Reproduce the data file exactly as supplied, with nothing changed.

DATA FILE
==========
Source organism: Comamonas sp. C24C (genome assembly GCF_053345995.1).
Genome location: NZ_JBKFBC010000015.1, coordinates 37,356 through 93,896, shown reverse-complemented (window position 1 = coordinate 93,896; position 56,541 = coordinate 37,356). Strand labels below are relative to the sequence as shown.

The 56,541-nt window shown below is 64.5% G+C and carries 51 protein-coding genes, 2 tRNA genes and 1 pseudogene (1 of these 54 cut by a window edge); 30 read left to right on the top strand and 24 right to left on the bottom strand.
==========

Source organism: Comamonas sp. C24C (genome assembly GCF_053345995.1).
Genome location: NZ_JBKFBC010000015.1, coordinates 37,356 through 93,896, shown reverse-complemented (window position 1 = coordinate 93,896; position 56,541 = coordinate 37,356). Strand labels below are relative to the sequence as shown.

The 56,541-nt window shown below is 64.5% G+C and carries 51 protein-coding genes, 2 tRNA genes and 1 pseudogene (1 of these 54 cut by a window edge); 30 read left to right on the top strand and 24 right to left on the bottom strand.